4. Engage in a return swap with a broker dealer to eliminate the highest returning and lower returning months in the portfolio will increase Sharpe by eliminating extreme returns

  5. Smoothing of returns with derivatives

  6. The Sharpe ratio can be gamed by adjusting the universe of analysis. For example, a manager with a Sharpe ratio of 1.5 performing security selection the S&P 500 universe has better active management skill than a manager who achieves the same Sharppe ratio on the Russell 5000.

  7. To use Sharpe ratio to compare manager performance across strategies there is an assumption that i) investors care about the 1st two moments of returns, and ii) that when the Sharpe ratio is used to compare across strategies that strategy returns are normally distributed.

There are various non-parametric and monte carlo techniques that can improve upon the limitations identified above. Also there are other measures such as Sterling Ratio, Return over Max Drawdown (RAMOD), that can inform one's perspective when used in concert with the Sharpe ratio.

Also, attached is a paper by Andrew Lo that is a nice critique of the Sharpe ratio. His conclusion:

The results presented in this article provide one way to gauge the accuracy of these estimators, and it should come as no surprise that the statistical properties of Sharpe ratios depend intimately on the statistical properties of the return series on which they are based. This suggests that a more sophisticated approach to interpreting Sharpe ratios is called for, one that incorporates information about the investment style that generates the returns and the market environment in which those returns are generated. For example, hedge funds have very different return characteristics from the characteristics of mutual funds; hence, the comparison of Sharpe ratios between these two investment vehicles cannot be performed naively.

As mentioned above, the R Performance Analytics package has a number of performance measurement tools.

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I would slightly adjust point 7 to say that you implicitly assume that all the investor cares about is the first two moments, rather than assuming normality. You can still calculate Sharpe ratios on non-normal distributions. –  John Aug 22 '12 at 15:48
    
@John - I like your point as an add'l new point (added). I should clarify my point to say that the comparability of the statistic across strategies assumes the joint normally distributed returns. –  Quant Guy Aug 22 '12 at 15:52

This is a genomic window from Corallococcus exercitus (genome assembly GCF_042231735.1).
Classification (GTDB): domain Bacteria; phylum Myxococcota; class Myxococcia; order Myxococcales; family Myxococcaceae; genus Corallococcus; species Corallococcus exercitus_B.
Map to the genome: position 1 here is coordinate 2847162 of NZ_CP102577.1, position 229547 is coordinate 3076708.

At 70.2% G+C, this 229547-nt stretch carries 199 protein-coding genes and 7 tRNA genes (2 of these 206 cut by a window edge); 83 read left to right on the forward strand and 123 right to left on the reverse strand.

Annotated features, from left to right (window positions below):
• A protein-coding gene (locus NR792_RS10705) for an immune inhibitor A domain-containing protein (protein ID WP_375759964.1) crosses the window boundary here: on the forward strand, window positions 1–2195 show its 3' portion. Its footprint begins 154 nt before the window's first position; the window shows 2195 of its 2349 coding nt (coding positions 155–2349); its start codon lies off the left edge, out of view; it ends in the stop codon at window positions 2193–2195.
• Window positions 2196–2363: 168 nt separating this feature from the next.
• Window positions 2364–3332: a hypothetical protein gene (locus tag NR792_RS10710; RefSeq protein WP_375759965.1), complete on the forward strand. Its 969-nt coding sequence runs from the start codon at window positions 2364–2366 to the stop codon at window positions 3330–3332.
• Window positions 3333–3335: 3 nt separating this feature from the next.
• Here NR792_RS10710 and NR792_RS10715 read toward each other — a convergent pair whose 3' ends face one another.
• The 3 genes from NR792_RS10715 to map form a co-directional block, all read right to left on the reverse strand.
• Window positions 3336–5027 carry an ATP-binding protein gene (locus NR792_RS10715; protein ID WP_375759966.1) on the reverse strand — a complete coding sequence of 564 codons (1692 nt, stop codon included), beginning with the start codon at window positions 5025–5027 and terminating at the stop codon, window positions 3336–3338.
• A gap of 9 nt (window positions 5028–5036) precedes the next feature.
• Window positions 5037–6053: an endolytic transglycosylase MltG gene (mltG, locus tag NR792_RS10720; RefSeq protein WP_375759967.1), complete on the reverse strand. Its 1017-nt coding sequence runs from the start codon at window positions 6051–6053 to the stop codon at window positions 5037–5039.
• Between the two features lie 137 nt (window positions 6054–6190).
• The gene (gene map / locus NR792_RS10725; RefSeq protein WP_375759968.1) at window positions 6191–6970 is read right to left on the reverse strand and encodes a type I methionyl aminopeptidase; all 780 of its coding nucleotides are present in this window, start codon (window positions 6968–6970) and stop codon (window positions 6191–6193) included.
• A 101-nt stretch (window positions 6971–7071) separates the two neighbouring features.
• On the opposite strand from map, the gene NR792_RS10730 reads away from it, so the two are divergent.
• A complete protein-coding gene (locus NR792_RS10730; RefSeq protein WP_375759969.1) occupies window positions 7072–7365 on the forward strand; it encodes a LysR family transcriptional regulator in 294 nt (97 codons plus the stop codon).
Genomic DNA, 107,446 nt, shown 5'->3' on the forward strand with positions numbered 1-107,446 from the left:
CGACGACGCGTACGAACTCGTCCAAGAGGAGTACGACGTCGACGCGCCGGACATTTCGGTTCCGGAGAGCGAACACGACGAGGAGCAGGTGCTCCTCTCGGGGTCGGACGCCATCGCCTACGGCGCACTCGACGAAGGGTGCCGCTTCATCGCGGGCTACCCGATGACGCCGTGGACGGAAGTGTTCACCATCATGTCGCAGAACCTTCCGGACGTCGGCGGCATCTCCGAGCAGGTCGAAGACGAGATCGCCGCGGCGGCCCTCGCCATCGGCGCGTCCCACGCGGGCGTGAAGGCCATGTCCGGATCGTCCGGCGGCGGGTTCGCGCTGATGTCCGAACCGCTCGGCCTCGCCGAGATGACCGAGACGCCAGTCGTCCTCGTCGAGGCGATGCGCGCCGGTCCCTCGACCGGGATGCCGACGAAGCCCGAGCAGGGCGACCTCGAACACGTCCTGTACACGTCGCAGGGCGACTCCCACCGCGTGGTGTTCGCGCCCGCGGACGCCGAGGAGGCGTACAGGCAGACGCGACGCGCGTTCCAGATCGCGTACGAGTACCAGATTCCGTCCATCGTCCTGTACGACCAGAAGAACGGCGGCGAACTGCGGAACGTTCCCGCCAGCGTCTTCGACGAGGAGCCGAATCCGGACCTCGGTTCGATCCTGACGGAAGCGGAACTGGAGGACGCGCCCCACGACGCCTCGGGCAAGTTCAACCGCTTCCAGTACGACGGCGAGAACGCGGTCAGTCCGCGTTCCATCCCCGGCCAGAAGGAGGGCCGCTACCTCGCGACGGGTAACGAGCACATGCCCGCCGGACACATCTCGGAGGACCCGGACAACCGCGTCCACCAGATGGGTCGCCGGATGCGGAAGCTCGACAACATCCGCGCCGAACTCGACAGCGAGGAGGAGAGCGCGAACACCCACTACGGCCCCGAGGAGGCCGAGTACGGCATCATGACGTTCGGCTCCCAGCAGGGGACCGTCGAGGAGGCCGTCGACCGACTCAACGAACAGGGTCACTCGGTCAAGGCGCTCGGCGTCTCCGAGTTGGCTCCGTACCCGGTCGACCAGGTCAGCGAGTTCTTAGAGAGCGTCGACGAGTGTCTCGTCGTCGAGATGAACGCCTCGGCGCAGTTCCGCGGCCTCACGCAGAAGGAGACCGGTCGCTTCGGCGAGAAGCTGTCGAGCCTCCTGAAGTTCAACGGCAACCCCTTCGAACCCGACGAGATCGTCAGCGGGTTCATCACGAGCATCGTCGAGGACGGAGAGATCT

@QuantGuy, while I agree with you that statistics can be gamed most of your points have nothing at all to do with Sharpe ratio or any other PARTICULAR measure. Points 1, 3, 4, 5, 6 are general points how the system is gamed, while point 2 is more related but I would not even follow your rational here, often Sharpe ratios drop when increasing the measurement interval b/c the drop in excess return outweighs the decrease in vol, hardly fitting in with your argument. Point 7: Which investors care about higher moments when 96% or so of total risk (relevent to investors) is captured by the first 2? –  Matt Wolf Aug 22 '12 at 23:55
    
@Freddy - Most of the critiques against the Sharpe nature are statistical in nature. True they apply to other measures but it seems an answer to the question. On Point 7: Most investors do not have mean-variance utility functions (see Prospect theory and Behavioral finance literature). On point 2, at higher intervals intra-month or intra-period volatility is drowned out. Monthly vol measurements miss entirely episodes such as Aug 2007 quant meltdown, flash crash, etc. There are scenarios where daily Sharpe can be > monthly sharpe but it isn't usually the case. –  Quant Guy Aug 23 '12 at 4:15
    
@Freddy btw, I don't disagree with your answer in fact I +1'd it -- I think there are some other dimensions to bring out that's all. Cheers –  Quant Guy Aug 23 '12 at 4:21

In addition to the Sortino ratio, another option is calculating the excess return to conditional Value at Risk (CVaR or also called ES) ratio. CVaR is a common measure of tail risk that effectively measures the expected loss (or return) below a certain percentile. You may need to take the absolute value of CVaR.

It is possible to use a weighted average of CVaRs at several different percentiles in the ratio. This is called mixed CVaR and it enables you to express your preferences on different amounts of downside risk. In addition, subtracting out the expected return from CVaR is called CVaR deviation (you can also create a mixed CVaR deviation). This metric is perhaps closer to the standard deviation and can be a better alternative since it will not change signs (it is possible for CVaR to change signs).

CVaR can be calculated in the same library as the Sortino ratio using the ES function.